B [ 1 ] = 1 when abs ( Fx_ 0 - Fx_ 1 ) > Fx_Threshold = 0 ; else B [ 1 ] B [ 2 ] = 1 when Fx_ 0 * Fx_ 1 < 0 = 0 ; else B [ 2 ] B [ 3 ] = 1 when Fx_ 1 <> 0 = 0 ; else B [ 3 ] B [ 4 ] = 1 when Fx_ 0 = 0 = 0 ; else B [ 4 ] B [ 5 ] = 1 when abs ( Grad_ 1 ) > Grad_ 1 Threshold = 0 ; else B [ 5 ] B [ 6 ] = 1 when abs ( Grad_ 2 ) > Grad_ 2 Threshold = 0 ; else B [ 6 ]

The result of the Boolean vector thus depends on the convolution results, to be more precise on a total of six operands, which are calculated from the gray-scale value profile and the convolution results.

Thus, in other words, the logical variable B[1] depends on whether the absolute magnitude of the difference between the convolution products Fx_0 and Fx_1 of one convolver pair 54 exceeds the threshold Fx_Threshold. Furthermore, the logical variable B[2] depends on whether there is a change in the mathematical sign between the two convolution results Fx_0 and Fx_1 which are associated with one convolver pair 54. Furthermore, the logical variables B[3] and B[4] depend on whether the convolution result Fx_1 is not equal to zero and the convolution result Fx_0 is equal to zero.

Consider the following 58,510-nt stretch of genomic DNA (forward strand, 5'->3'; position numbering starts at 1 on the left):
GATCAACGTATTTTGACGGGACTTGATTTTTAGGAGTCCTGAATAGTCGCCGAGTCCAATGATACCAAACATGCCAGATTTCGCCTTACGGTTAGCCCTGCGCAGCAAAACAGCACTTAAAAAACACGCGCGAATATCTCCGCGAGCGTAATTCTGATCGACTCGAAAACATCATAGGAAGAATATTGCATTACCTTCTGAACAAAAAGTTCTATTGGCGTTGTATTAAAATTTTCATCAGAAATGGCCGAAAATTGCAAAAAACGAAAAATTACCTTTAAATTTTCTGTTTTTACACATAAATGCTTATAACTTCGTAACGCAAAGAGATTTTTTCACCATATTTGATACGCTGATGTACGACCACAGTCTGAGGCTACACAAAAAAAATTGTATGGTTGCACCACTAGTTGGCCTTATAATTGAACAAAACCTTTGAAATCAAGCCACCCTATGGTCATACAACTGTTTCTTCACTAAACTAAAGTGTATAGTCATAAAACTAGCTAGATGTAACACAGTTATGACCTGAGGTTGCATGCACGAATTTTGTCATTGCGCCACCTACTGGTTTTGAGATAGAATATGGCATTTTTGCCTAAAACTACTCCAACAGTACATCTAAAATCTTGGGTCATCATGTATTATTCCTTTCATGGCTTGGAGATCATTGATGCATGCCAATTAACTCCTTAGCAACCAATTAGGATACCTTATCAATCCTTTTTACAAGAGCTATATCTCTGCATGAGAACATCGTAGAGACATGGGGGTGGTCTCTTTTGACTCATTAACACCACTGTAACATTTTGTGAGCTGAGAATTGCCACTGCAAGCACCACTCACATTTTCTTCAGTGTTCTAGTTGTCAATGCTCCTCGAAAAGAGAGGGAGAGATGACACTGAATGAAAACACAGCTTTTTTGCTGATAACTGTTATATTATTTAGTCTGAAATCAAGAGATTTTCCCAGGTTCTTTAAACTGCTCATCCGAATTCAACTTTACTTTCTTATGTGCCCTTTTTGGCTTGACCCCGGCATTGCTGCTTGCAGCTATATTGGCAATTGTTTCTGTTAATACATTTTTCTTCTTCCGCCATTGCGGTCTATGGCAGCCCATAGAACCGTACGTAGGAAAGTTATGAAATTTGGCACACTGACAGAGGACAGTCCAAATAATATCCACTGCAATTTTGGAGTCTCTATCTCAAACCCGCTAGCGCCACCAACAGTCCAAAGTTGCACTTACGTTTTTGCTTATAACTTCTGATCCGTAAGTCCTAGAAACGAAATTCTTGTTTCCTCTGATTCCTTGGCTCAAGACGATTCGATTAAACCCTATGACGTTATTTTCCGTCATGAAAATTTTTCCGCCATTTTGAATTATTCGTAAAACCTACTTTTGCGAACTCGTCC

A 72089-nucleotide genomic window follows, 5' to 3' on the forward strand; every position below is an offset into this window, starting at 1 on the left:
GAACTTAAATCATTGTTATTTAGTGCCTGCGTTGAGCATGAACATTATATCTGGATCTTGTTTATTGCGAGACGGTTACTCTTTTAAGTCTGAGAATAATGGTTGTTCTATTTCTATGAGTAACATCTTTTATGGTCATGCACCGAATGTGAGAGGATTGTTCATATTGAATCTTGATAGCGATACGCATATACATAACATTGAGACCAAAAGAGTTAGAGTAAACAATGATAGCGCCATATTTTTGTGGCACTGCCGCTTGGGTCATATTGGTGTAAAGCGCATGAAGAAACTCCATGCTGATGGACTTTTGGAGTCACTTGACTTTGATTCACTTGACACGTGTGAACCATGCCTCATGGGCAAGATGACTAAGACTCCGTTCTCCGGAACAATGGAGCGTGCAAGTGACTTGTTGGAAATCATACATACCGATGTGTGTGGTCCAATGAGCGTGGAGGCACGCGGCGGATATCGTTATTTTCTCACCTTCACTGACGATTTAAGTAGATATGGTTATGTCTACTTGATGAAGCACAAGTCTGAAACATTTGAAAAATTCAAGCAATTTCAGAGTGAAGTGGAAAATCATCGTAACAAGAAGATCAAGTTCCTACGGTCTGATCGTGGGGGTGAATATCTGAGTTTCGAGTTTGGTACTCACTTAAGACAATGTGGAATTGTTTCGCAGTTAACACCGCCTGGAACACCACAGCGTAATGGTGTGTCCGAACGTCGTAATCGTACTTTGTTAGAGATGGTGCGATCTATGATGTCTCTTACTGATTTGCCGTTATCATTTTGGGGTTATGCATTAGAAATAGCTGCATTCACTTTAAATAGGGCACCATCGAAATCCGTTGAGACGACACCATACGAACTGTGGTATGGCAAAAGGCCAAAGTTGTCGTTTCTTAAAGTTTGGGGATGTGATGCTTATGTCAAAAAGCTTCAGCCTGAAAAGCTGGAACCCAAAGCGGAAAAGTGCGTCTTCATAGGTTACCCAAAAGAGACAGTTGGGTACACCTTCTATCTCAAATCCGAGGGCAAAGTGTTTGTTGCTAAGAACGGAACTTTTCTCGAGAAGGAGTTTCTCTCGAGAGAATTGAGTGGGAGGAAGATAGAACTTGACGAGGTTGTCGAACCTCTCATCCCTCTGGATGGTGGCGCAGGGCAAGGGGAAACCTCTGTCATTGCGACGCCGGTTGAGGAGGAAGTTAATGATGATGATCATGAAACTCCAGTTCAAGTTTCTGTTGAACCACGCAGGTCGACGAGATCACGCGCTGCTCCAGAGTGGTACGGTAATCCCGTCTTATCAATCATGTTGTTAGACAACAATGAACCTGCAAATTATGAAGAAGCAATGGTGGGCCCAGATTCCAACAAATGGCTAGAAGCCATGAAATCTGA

For this purpose, the decision unit 60 has a demultiplexer 62 on the input side, which passes the convolution results Fx_0 and Fx_1 to two separate registers RG Fx_0 and RG Fx_1, respectively. From there, the results are passed to a subtractor 64 and to a logic unit 66, as well as a comparator 67 with a magnitude-forming input, in order to determine the values B[1] to B[4].

The variables B[5] and B[6] test for overshooting of the threshold value Grad_1 Threshold and Grad_2 Threshold of the gradients Grad_1 and Grad_2, respectively by means of a comparator 68.